Boeing Continues to Build 787 Dreamliners

Boeing is still building more 787 Dreamliners even if nobody is allowed to fly them. All 50 Boeing 787 Dreamliners across the globe are grounded pending the result of a federal probe on electrical fires. The company kept its assembly lines in Washington State and South Carolina operating at their normal output of five jets per month.

A slowdown in production would be costly for both Boeing and its suppliers who are counting on delivering parts for the aircraft maker. Analysts expect the company not to stop production. A stoppage in production could risk important suppliers going out of business.

National Transportation Safety Board Chairman Deborah Hersman said that investigators haven’t determined the actual cause of the battery fires earlier this month that made the FAA to ground all Dreamliners. Boeing doesn’t have any idea on what to fix in its jet. The company is continuing to make the 787 Dreamliners as if no there’s no problem in them.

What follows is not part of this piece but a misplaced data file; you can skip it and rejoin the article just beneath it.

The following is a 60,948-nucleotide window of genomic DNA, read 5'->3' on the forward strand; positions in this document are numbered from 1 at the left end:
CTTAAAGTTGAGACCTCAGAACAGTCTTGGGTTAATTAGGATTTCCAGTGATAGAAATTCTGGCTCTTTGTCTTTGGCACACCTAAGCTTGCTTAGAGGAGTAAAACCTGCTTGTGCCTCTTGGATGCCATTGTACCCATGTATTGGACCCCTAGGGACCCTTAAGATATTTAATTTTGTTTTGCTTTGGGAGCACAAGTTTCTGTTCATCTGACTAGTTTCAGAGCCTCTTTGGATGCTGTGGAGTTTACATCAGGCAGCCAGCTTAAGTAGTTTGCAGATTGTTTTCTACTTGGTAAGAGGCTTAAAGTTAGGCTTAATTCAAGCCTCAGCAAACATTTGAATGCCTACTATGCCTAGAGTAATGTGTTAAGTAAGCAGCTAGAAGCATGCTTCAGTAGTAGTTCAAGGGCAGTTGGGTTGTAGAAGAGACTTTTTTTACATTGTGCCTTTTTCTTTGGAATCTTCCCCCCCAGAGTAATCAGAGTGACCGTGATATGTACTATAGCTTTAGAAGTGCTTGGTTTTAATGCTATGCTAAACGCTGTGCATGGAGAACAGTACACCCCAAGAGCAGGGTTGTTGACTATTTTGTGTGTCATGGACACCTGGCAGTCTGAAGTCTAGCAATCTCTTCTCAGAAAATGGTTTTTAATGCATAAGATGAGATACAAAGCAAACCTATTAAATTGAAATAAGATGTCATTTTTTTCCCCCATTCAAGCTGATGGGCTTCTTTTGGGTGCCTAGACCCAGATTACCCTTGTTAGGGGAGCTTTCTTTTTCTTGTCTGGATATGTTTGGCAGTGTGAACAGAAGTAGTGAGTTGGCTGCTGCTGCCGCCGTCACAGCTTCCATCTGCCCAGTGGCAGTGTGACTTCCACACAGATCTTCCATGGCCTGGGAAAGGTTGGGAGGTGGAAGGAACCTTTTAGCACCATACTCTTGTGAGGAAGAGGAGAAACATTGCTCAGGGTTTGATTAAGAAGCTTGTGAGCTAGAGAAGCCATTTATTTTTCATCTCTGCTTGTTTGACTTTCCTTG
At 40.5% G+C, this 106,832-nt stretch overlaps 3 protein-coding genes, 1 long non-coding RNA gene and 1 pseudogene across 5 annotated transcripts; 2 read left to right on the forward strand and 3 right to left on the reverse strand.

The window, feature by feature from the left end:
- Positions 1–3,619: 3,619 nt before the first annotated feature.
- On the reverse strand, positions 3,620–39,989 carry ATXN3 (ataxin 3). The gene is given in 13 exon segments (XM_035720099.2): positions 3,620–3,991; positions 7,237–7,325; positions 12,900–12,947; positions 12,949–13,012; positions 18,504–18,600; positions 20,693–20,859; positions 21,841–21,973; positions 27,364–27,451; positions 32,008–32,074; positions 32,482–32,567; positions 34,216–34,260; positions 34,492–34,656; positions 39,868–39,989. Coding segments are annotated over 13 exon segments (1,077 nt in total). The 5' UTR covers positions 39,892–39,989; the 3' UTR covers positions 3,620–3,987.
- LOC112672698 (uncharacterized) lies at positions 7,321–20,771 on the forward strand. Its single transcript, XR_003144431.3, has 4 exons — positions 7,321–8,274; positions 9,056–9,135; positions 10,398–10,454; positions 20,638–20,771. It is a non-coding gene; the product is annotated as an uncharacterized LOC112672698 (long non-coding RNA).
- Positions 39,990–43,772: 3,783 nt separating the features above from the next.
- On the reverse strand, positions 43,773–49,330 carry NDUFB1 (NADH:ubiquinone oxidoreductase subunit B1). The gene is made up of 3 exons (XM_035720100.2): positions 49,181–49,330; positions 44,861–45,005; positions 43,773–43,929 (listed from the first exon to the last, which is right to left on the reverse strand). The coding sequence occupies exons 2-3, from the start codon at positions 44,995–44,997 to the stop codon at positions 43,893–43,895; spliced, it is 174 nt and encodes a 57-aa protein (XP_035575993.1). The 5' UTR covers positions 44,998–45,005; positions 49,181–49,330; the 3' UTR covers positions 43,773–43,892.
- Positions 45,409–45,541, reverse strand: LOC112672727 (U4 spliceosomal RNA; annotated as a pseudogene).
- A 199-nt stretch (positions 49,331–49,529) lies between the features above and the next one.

Boeing spokeswoman Kate Bergman confirmed that the company hasn’t made any changes in its production schedule since the Dreamliners were grounded by the FAA. The jet manufacturer still plans to double its production by the end of the year.

The company hasn’t announced how many planes it has made since the FAA grounded its jets on January 16. It also didn’t comment on what it will do with the completed aircraft since it can’t fly them off Boeing’s facility.

Hersman said that the investigation is in its early stages and suggested that it would take some time to be resolved. Airlines have been anticipating the Dreamliner’s improved fuel economy and haven’t canceled any orders after the grounding.

Boeing at present has more than $11 billion in cash and short-term investments. It has the ability to absorb additional costs. The rest of the company’s commercial airplane business is doing well.